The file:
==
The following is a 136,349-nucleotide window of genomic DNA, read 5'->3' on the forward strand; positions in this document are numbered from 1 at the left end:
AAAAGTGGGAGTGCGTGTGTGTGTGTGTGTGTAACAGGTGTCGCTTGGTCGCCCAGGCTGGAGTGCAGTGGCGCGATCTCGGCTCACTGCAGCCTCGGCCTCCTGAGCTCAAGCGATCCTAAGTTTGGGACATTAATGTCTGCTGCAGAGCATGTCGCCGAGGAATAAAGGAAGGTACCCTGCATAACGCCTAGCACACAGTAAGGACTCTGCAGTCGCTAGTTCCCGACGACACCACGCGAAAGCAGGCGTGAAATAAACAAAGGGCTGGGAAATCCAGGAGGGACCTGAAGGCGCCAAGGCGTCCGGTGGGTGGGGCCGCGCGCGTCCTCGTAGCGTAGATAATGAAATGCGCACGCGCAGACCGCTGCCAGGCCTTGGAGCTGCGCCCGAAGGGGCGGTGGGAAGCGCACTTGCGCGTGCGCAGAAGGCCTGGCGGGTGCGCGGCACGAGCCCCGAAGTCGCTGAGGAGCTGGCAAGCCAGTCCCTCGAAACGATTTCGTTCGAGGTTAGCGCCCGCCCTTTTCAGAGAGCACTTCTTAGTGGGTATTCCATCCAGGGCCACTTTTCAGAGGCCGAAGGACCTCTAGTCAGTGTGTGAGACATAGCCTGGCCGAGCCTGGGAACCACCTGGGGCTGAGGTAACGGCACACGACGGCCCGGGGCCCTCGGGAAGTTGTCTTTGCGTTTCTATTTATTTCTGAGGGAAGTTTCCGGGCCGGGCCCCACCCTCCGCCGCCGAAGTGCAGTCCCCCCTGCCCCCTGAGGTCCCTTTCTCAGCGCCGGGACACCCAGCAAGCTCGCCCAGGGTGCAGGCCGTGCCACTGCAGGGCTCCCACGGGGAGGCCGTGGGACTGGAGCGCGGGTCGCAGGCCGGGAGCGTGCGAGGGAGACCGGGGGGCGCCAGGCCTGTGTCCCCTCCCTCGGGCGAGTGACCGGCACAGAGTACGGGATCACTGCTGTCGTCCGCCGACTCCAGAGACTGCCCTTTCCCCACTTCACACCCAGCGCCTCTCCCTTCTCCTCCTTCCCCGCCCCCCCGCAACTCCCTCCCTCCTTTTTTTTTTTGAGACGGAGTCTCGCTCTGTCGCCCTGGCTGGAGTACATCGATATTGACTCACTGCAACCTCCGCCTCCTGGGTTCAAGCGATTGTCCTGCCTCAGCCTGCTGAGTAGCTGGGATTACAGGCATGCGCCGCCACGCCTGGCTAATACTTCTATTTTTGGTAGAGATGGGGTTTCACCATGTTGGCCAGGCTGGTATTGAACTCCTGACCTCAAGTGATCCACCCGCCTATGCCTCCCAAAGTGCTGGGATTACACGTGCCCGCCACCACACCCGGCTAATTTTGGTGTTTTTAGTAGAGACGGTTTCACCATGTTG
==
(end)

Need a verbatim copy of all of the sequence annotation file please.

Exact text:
The following is a 136,349-nucleotide window of genomic DNA, read 5'->3' on the forward strand; positions in this document are numbered from 1 at the left end:
AAAAGTGGGAGTGCGTGTGTGTGTGTGTGTGTAACAGGTGTCGCTTGGTCGCCCAGGCTGGAGTGCAGTGGCGCGATCTCGGCTCACTGCAGCCTCGGCCTCCTGAGCTCAAGCGATCCTAAGTTTGGGACATTAATGTCTGCTGCAGAGCATGTCGCCGAGGAATAAAGGAAGGTACCCTGCATAACGCCTAGCACACAGTAAGGACTCTGCAGTCGCTAGTTCCCGACGACACCACGCGAAAGCAGGCGTGAAATAAACAAAGGGCTGGGAAATCCAGGAGGGACCTGAAGGCGCCAAGGCGTCCGGTGGGTGGGGCCGCGCGCGTCCTCGTAGCGTAGATAATGAAATGCGCACGCGCAGACCGCTGCCAGGCCTTGGAGCTGCGCCCGAAGGGGCGGTGGGAAGCGCACTTGCGCGTGCGCAGAAGGCCTGGCGGGTGCGCGGCACGAGCCCCGAAGTCGCTGAGGAGCTGGCAAGCCAGTCCCTCGAAACGATTTCGTTCGAGGTTAGCGCCCGCCCTTTTCAGAGAGCACTTCTTAGTGGGTATTCCATCCAGGGCCACTTTTCAGAGGCCGAAGGACCTCTAGTCAGTGTGTGAGACATAGCCTGGCCGAGCCTGGGAACCACCTGGGGCTGAGGTAACGGCACACGACGGCCCGGGGCCCTCGGGAAGTTGTCTTTGCGTTTCTATTTATTTCTGAGGGAAGTTTCCGGGCCGGGCCCCACCCTCCGCCGCCGAAGTGCAGTCCCCCCTGCCCCCTGAGGTCCCTTTCTCAGCGCCGGGACACCCAGCAAGCTCGCCCAGGGTGCAGGCCGTGCCACTGCAGGGCTCCCACGGGGAGGCCGTGGGACTGGAGCGCGGGTCGCAGGCCGGGAGCGTGCGAGGGAGACCGGGGGGCGCCAGGCCTGTGTCCCCTCCCTCGGGCGAGTGACCGGCACAGAGTACGGGATCACTGCTGTCGTCCGCCGACTCCAGAGACTGCCCTTTCCCCACTTCACACCCAGCGCCTCTCCCTTCTCCTCCTTCCCCGCCCCCCCGCAACTCCCTCCCTCCTTTTTTTTTTTGAGACGGAGTCTCGCTCTGTCGCCCTGGCTGGAGTACATCGATATTGACTCACTGCAACCTCCGCCTCCTGGGTTCAAGCGATTGTCCTGCCTCAGCCTGCTGAGTAGCTGGGATTACAGGCATGCGCCGCCACGCCTGGCTAATACTTCTATTTTTGGTAGAGATGGGGTTTCACCATGTTGGCCAGGCTGGTATTGAACTCCTGACCTCAAGTGATCCACCCGCCTATGCCTCCCAAAGTGCTGGGATTACACGTGCCCGCCACCACACCCGGCTAATTTTGGTGTTTTTAGTAGAGACGGTTTCACCATGTTG